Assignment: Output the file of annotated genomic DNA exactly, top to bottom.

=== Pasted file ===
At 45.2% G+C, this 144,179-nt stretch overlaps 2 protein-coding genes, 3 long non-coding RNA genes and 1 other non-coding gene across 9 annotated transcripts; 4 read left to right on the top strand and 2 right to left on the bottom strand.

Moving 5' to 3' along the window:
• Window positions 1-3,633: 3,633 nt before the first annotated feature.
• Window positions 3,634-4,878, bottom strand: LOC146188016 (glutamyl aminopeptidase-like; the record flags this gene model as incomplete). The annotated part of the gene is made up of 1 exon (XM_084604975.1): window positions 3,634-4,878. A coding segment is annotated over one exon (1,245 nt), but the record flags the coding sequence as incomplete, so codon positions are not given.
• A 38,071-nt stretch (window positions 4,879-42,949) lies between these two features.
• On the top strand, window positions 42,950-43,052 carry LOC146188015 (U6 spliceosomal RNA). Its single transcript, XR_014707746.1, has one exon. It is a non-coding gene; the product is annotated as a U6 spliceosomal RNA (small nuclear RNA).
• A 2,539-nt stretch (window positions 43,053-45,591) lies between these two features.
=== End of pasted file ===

At 45.2% G+C, this 144,179-nt stretch overlaps 2 protein-coding genes, 3 long non-coding RNA genes and 1 other non-coding gene across 9 annotated transcripts; 4 read left to right on the top strand and 2 right to left on the bottom strand.

Moving 5' to 3' along the window:
• Window positions 1-3,633: 3,633 nt before the first annotated feature.
• Window positions 3,634-4,878, bottom strand: LOC146188016 (glutamyl aminopeptidase-like; the record flags this gene model as incomplete). The annotated part of the gene is made up of 1 exon (XM_084604975.1): window positions 3,634-4,878. A coding segment is annotated over one exon (1,245 nt), but the record flags the coding sequence as incomplete, so codon positions are not given.
• A 38,071-nt stretch (window positions 4,879-42,949) lies between these two features.
• On the top strand, window positions 42,950-43,052 carry LOC146188015 (U6 spliceosomal RNA). Its single transcript, XR_014707746.1, has one exon. It is a non-coding gene; the product is annotated as a U6 spliceosomal RNA (small nuclear RNA).
• A 2,539-nt stretch (window positions 43,053-45,591) lies between these two features.